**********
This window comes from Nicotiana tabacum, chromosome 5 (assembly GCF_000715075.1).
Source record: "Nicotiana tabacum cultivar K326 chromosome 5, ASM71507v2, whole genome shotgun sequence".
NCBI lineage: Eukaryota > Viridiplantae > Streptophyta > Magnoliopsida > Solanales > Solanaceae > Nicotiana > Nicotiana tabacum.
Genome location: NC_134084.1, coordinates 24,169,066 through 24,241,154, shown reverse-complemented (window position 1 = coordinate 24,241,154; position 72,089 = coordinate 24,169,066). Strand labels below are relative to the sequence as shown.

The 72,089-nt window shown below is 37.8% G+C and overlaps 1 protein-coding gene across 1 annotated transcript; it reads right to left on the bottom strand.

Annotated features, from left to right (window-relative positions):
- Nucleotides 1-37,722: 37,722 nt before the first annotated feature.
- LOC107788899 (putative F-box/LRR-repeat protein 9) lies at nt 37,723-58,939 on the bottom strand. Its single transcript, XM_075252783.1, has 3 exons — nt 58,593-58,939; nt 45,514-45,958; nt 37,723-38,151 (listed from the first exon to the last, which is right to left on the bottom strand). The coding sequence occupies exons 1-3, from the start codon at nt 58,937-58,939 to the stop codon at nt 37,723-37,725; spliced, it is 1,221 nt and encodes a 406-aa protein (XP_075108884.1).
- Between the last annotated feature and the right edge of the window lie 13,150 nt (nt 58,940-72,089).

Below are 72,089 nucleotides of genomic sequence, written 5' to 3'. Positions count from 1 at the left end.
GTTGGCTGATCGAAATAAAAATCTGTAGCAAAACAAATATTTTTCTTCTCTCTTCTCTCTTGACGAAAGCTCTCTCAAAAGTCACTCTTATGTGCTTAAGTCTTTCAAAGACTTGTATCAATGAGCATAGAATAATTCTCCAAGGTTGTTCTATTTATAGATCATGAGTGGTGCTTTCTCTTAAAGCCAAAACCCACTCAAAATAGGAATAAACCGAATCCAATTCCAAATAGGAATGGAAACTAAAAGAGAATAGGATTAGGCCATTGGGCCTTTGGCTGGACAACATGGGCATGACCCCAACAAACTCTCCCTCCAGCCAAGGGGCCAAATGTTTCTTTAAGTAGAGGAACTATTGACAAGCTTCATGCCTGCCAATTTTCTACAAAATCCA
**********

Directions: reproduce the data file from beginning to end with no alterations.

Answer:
This window comes from Nicotiana tabacum, chromosome 5 (assembly GCF_000715075.1).
Source record: "Nicotiana tabacum cultivar K326 chromosome 5, ASM71507v2, whole genome shotgun sequence".
NCBI lineage: Eukaryota > Viridiplantae > Streptophyta > Magnoliopsida > Solanales > Solanaceae > Nicotiana > Nicotiana tabacum.
Genome location: NC_134084.1, coordinates 24,169,066 through 24,241,154, shown reverse-complemented (window position 1 = coordinate 24,241,154; position 72,089 = coordinate 24,169,066). Strand labels below are relative to the sequence as shown.

The 72,089-nt window shown below is 37.8% G+C and overlaps 1 protein-coding gene across 1 annotated transcript; it reads right to left on the bottom strand.

Annotated features, from left to right (window-relative positions):
- Nucleotides 1-37,722: 37,722 nt before the first annotated feature.
- LOC107788899 (putative F-box/LRR-repeat protein 9) lies at nt 37,723-58,939 on the bottom strand. Its single transcript, XM_075252783.1, has 3 exons — nt 58,593-58,939; nt 45,514-45,958; nt 37,723-38,151 (listed from the first exon to the last, which is right to left on the bottom strand). The coding sequence occupies exons 1-3, from the start codon at nt 58,937-58,939 to the stop codon at nt 37,723-37,725; spliced, it is 1,221 nt and encodes a 406-aa protein (XP_075108884.1).
- Between the last annotated feature and the right edge of the window lie 13,150 nt (nt 58,940-72,089).

Below are 72,089 nucleotides of genomic sequence, written 5' to 3'. Positions count from 1 at the left end.
GTTGGCTGATCGAAATAAAAATCTGTAGCAAAACAAATATTTTTCTTCTCTCTTCTCTCTTGACGAAAGCTCTCTCAAAAGTCACTCTTATGTGCTTAAGTCTTTCAAAGACTTGTATCAATGAGCATAGAATAATTCTCCAAGGTTGTTCTATTTATAGATCATGAGTGGTGCTTTCTCTTAAAGCCAAAACCCACTCAAAATAGGAATAAACCGAATCCAATTCCAAATAGGAATGGAAACTAAAAGAGAATAGGATTAGGCCATTGGGCCTTTGGCTGGACAACATGGGCATGACCCCAACAAACTCTCCCTCCAGCCAAGGGGCCAAATGTTTCTTTAAGTAGAGGAACTATTGACAAGCTTCATGCCTGCCAATTTTCTACAAAATCCA